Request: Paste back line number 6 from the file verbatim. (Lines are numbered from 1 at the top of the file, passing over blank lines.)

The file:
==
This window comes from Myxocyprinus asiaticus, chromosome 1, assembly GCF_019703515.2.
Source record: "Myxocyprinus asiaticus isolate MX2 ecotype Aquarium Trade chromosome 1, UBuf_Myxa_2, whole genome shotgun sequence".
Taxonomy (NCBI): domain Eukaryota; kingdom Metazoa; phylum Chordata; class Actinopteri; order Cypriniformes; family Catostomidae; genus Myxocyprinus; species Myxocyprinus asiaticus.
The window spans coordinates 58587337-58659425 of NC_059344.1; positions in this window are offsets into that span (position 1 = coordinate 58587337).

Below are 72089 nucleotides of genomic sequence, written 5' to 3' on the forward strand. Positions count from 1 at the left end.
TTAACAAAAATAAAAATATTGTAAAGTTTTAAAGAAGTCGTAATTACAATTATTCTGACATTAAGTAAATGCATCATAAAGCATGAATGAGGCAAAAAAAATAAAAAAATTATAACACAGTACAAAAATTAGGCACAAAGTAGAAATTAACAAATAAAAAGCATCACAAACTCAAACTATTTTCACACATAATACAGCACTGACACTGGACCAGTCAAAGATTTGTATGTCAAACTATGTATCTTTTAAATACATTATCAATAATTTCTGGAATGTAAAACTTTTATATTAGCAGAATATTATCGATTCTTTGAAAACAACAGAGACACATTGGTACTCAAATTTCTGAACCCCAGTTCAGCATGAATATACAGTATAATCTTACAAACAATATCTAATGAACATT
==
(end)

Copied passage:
TTAACAAAAATAAAAATATTGTAAAGTTTTAAAGAAGTCGTAATTACAATTATTCTGACATTAAGTAAATGCATCATAAAGCATGAATGAGGCAAAAAAAATAAAAAAATTATAACACAGTACAAAAATTAGGCACAAAGTAGAAATTAACAAATAAAAAGCATCACAAACTCAAACTATTTTCACACATAATACAGCACTGACACTGGACCAGTCAAAGATTTGTATGTCAAACTATGTATCTTTTAAATACATTATCAATAATTTCTGGAATGTAAAACTTTTATATTAGCAGAATATTATCGATTCTTTGAAAACAACAGAGACACATTGGTACTCAAATTTCTGAACCCCAGTTCAGCATGAATATACAGTATAATCTTACAAACAATATCTAATGAACATT